Chicken imports threaten local industry

HARARE - Zimbabwe's chicken industry is under threat from cheap imports which are causing a drop in prices, Livestock and Meat Advisory Council chairperson Solomon Zawe said.

In a presentation to Parliament on Tuesday, Zawe said since the introduction of the multi-currency regime in 2009, the chicken industry has grown by nearly 500 percent.

But despite having received assurances from the Veterinary Services division that no permits on importations of poultry and other meats would be issued, Zawe said the policy still needed a buy-in from industry stakeholders for it to be effective.

“They (imports) are undermining the local industry. Imports drastically reduced since November 2015 but concerns have been raised once again regarding the resurgence of imports, driven by the weakening rand and the African Growth and Opportunity Act agreement (Agoa) between South Africa and USA which includes beef, pork and poultry products,” he said.

Agoa a product of an agreement by former US president Bill Clinton’s administration, came into effect in 2000 and grants privileged access to US markets on the condition that the African states —like South Africa — make progress constantly towards eliminating barriers of entry to US goods as well as investment.

He also said other than imports, growth of the industry was slowing down due to reduced buying power among consumers and lower priced beef products.

Zawe said producer prices for broilers is currently between $1,85 and $1,90 per kilogramme (kg) live weight while wholesale broiler meat prices ranged between $2,50 and $2,80.

The prices, he said, were competing against cheap general meat which is currently selling at around 90 cents per kg.

“After peaking at 6,9 million chicks in June, chick sales and retentions continued to decline to the end of year and totalled 74,5 million in 2015, four percent lower than 2014. Similarly, chick prices declined from $74 per 100 in June to $64 in December,” Zawe said.

He also said that production of table eggs on the large scale sector had declined and averaged 1,56 million dozen eggs per month in 2015, 19 percent lower than that of 2014.

However, production in the small to medium scale sector based on sexed pullets peaked at 3,5 million dozen in December, yielding a total of 5,3 million dozen per month.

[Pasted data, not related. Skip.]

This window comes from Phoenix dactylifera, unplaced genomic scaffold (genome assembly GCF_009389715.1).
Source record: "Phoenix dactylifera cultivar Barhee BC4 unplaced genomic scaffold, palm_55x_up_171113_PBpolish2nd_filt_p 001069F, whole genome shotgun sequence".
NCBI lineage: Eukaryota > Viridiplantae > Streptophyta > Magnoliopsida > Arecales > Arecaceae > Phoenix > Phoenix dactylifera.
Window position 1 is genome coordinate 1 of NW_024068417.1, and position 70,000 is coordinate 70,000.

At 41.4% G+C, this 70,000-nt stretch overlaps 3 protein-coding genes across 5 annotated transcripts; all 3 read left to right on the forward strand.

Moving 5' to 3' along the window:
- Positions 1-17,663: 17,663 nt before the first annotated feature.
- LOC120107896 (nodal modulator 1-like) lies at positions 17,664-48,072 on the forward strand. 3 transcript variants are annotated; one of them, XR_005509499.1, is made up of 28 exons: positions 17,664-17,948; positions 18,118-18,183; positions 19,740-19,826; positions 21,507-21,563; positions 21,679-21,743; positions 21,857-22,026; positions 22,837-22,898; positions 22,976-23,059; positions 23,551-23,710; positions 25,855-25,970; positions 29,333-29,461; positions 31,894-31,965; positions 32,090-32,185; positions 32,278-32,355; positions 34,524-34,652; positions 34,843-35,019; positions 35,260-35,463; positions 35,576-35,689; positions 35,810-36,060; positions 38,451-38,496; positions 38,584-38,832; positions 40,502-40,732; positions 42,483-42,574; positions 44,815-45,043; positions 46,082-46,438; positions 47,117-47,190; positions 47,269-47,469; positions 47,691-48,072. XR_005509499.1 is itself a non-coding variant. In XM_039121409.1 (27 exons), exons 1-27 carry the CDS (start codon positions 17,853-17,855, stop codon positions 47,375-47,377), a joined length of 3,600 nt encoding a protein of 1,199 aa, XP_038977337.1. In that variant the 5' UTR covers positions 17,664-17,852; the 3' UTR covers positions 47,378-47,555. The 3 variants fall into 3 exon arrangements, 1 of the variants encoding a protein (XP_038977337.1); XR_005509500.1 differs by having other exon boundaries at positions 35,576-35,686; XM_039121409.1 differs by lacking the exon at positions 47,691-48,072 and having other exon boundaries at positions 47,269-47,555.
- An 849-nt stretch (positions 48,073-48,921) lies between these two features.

He said the estimated increase in egg production may be the reason behind the collapse in producer egg prices which averaged $3,21 per tray in the last quarter of 2015.

“The reduced production of layer hatching eggs in 2015 by 36 percent was offset by a large (309 percent) increase in imports which resulted in record production of sexed pullets of 3,21 million compared to 2,33 million in 2014,” he said.

Comments (3)

If it's possible for huku to be imported with all the attended duties and logistics costs and sold cheaper than locally produced ones all things being equal, then surely it's the local chicken producers problem.Why are their hukus more expensive?They should maybe learn how to produce hukus cheaply!

Loud Speaker - 17 March 2016

The chicken production industry does not operate in isolation. To produce at a similar cost with America or South Africa or the Brazilians, the production of GMO maize and soya beans is needed. This is what constitute 70% of the cost of producing the chickens. This year it will be tough as we are importing the grain out of Africa and its costly. Our GMO policy needs review.

Masaramuso Mahachuya - 18 March 2016

Masaramuso Mahachuya : Its that line of thought that destroys the local industry. Drought is there yes but that should not be a licence to import ma chickens that are entirely known to me GMO. What is wrong with our own ? We need to grow our own. We must protect local industry. Brazilian and American chickens must be banned.

Chunga - 18 March 2016

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